Linked by Thom Holwerda on Wed 7th Mar 2007 22:27 UTC
Java "Although the .NET vs. Java war is basically over for control of the Windows desktop, where .NET is sure to become the managed language of choice for new Windows desktop applications, there is a new battle brewing. That battle is for the Linux desktop. Now that Java has been open sourced under the GPL, even the most strict of the 'free software only' distributions can start bundling it and integrating it into their Linux distributions out of the box."
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RE[2]: Only Two Choices?
by ma_d on Thu 8th Mar 2007 01:29 UTC in reply to "RE: Only Two Choices?"
ma_d
Member since:
2005-06-29

Python is strongly typed, it's not statically typed. And I agree, I also believe it poses a problem when developing complex software. However, a lot of desktop software doesn't appear to be entirely complex in the way that static typing helps but in other ways where rapid changes help (user interactions are complicated because of users, not the nature of the calculations or data so an easily modified code base is more helpful than a statically typed one).

Obviously mileage will vary from programmer to programmer and problem to problem.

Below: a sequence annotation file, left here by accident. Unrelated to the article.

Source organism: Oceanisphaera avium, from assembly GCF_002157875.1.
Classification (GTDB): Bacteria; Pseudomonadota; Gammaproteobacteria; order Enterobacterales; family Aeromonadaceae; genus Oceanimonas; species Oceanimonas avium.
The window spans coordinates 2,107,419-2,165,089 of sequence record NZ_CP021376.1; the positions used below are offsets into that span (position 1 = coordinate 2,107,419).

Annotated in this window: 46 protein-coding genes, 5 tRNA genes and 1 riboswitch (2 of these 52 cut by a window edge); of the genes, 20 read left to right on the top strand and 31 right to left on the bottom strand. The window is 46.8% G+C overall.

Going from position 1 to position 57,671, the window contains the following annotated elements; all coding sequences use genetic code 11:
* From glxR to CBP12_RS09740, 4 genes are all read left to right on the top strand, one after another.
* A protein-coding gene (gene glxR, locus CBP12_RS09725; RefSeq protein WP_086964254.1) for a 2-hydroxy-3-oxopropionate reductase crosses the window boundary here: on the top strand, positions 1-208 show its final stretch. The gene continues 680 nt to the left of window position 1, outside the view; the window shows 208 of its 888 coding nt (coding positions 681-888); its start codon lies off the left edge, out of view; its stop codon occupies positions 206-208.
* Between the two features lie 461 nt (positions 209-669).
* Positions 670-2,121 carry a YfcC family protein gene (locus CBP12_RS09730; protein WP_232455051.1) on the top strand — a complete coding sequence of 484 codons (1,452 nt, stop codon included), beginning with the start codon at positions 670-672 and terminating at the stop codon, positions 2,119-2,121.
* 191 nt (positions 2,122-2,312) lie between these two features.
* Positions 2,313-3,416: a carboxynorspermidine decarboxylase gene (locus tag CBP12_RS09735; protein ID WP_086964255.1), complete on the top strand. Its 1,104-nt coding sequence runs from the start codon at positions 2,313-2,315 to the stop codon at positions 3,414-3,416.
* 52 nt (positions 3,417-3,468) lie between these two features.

It is good to hear that Swing will be moving forward and making use of that extra hardware for drawing where possible, that's encouraging news. As I tried to communicate before, I didn't have the feeling that Swing was moving forward (other than trying to act more native). Maybe my feeling is wrong.

Start an app with only one display connected. Connect the display. Move the app to the second display. Try to use a combo box. The combo box should fail to display a menu (it does here).
Also, menu's don't do the proper animation after selecting (really minor).
I'm sure I'll find more as time goes on though, I'm new to Mac.


If you've watched Microsoft's take over of application software you should note one thing: It's not about what you can do, it's about what you can promise to do and if you can make people believe you'll get there. In a sense, it's about momentum (or at least perceived momentum) and not about assets.
Java is more mature, that's for sure and that's a great asset. Mono is new and shiny and partially due to its newness and partially due to its openness (not just the source, but the developers talking openly) it appears to have a lot of momentum.


Patent traps are probably going to hurt Mono as well. But I believe that's actually a much smaller group of developers than the group who doesn't think a lot about it; and I'm only talking about Linux application developers (the ones we're concerned with).

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